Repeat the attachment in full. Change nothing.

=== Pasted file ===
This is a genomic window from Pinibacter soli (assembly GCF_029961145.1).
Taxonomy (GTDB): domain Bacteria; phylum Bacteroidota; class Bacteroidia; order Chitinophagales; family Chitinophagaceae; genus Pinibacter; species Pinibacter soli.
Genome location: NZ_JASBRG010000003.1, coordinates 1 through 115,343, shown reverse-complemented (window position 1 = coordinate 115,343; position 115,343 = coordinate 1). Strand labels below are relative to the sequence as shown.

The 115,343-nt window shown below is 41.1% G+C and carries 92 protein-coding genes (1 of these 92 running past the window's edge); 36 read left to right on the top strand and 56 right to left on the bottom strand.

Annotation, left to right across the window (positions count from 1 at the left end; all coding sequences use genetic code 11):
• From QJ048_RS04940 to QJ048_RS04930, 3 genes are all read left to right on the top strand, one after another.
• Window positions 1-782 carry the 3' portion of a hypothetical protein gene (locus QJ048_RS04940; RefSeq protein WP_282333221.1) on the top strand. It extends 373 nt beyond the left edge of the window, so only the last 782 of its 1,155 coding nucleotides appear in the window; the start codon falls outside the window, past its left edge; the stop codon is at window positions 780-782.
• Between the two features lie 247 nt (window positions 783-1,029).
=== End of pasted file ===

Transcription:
This is a genomic window from Pinibacter soli (assembly GCF_029961145.1).
Taxonomy (GTDB): domain Bacteria; phylum Bacteroidota; class Bacteroidia; order Chitinophagales; family Chitinophagaceae; genus Pinibacter; species Pinibacter soli.
Genome location: NZ_JASBRG010000003.1, coordinates 1 through 115,343, shown reverse-complemented (window position 1 = coordinate 115,343; position 115,343 = coordinate 1). Strand labels below are relative to the sequence as shown.

The 115,343-nt window shown below is 41.1% G+C and carries 92 protein-coding genes (1 of these 92 running past the window's edge); 36 read left to right on the top strand and 56 right to left on the bottom strand.

Annotation, left to right across the window (positions count from 1 at the left end; all coding sequences use genetic code 11):
• From QJ048_RS04940 to QJ048_RS04930, 3 genes are all read left to right on the top strand, one after another.
• Window positions 1-782 carry the 3' portion of a hypothetical protein gene (locus QJ048_RS04940; RefSeq protein WP_282333221.1) on the top strand. It extends 373 nt beyond the left edge of the window, so only the last 782 of its 1,155 coding nucleotides appear in the window; the start codon falls outside the window, past its left edge; the stop codon is at window positions 780-782.
• Between the two features lie 247 nt (window positions 783-1,029).